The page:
Six Scottish farms have collaborated on a project to develop Scotland’s first assured gluten-free oat supply chain. Although oats are naturally gluten-free, the group realised there was no scheme to guarantee that oat storage and milling facilities had not been contaminated with gluten from other cereal grains.

The project, facilitated by Paul Mayfield of SAC Consulting, benefited from a Rural Innovation Support Service (RISS) funding. It also uses distributed ledger technology (DLT) – often called Blockchain for traceability. “It’s a relatively new technology in the agrifood sector,” notes Mr Mayfield. “Although a few global food manufacturers have investigated its use, there have been few projects linking it back to farms.”

Wallet Services, an Edinburgh-based technology business, has mapped the oat growing and post-harvest storage process, and is now working on automating of data collection and the user interface.

“What’s central to Blockchain is that the information within the audit trail gives full traceability and assurance, which ensures complete trust in the supply chain, as well as earning farmers associated crop premiums,” says Mr Mayfield. “It also guarantees the confidentiality of individual farmers’ data and that all records are tamperproof. Blockchain makes it quick and easy for supply chain partners, assurance bodies and end consumers to find out where and how the oats were grown – this will be very useful in assurance audits.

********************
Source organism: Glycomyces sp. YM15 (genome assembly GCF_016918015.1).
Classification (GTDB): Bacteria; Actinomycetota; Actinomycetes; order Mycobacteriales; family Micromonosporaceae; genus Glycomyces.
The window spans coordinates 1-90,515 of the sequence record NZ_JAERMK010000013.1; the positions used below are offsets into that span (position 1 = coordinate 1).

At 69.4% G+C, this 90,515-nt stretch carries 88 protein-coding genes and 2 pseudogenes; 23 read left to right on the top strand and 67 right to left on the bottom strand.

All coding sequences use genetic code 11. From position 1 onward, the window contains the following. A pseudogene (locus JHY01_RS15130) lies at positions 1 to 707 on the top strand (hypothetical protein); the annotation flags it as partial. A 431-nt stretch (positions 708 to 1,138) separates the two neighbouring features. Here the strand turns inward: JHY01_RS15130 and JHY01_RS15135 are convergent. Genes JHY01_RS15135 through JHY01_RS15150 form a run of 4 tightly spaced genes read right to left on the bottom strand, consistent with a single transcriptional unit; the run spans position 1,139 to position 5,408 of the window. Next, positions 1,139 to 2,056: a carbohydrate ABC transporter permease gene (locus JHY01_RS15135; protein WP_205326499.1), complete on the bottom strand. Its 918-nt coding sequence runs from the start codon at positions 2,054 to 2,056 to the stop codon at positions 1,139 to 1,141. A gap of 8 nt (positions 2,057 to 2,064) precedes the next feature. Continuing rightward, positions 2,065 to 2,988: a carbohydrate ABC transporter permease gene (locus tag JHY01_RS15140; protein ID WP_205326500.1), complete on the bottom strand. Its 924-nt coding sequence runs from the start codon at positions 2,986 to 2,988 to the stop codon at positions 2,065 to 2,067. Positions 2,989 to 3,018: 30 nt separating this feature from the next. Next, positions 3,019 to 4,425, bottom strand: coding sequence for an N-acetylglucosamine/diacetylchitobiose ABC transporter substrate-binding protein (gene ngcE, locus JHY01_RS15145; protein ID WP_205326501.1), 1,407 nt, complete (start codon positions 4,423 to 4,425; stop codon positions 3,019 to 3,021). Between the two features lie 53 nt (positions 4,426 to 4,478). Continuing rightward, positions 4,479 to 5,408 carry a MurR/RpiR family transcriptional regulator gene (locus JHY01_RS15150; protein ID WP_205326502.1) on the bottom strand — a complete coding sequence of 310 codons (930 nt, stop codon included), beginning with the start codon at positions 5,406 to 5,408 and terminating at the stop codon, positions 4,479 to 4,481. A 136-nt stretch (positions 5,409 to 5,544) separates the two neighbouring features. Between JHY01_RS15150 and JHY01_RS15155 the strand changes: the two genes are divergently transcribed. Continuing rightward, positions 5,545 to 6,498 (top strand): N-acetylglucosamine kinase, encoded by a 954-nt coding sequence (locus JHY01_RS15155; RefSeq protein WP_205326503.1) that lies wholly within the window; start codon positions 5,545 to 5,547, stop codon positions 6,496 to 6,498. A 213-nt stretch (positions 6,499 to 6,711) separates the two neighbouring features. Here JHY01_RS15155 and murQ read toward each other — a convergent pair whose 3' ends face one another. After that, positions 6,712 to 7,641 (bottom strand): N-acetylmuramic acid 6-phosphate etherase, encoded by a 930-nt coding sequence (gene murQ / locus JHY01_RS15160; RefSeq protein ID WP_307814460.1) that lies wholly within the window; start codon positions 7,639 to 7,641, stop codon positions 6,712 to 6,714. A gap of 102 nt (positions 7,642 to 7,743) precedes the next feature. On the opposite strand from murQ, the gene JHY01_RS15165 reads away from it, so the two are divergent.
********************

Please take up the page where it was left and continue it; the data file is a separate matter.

Two of the group – Andrew Booth of Savock Farms, Newburgh, and the Dams family of Craigie Farm, Whitecairns – have invested in an oat processing mill with the capacity to process the farmers’ combined annual production.

“This is a state-of-the-art plant,” states Mr Booth. “We understand it to be one of only two dedicated gluten-free plants in the UK, and the only one in Scotland. Our simple idea is that someone will be able to pick up a packet of oats in the supermarket, scan a QR code, and see a whole dashboard of information tracing the oats’ journey from farm to shelf. As farmers we want to produce a premium product that the customer wants.”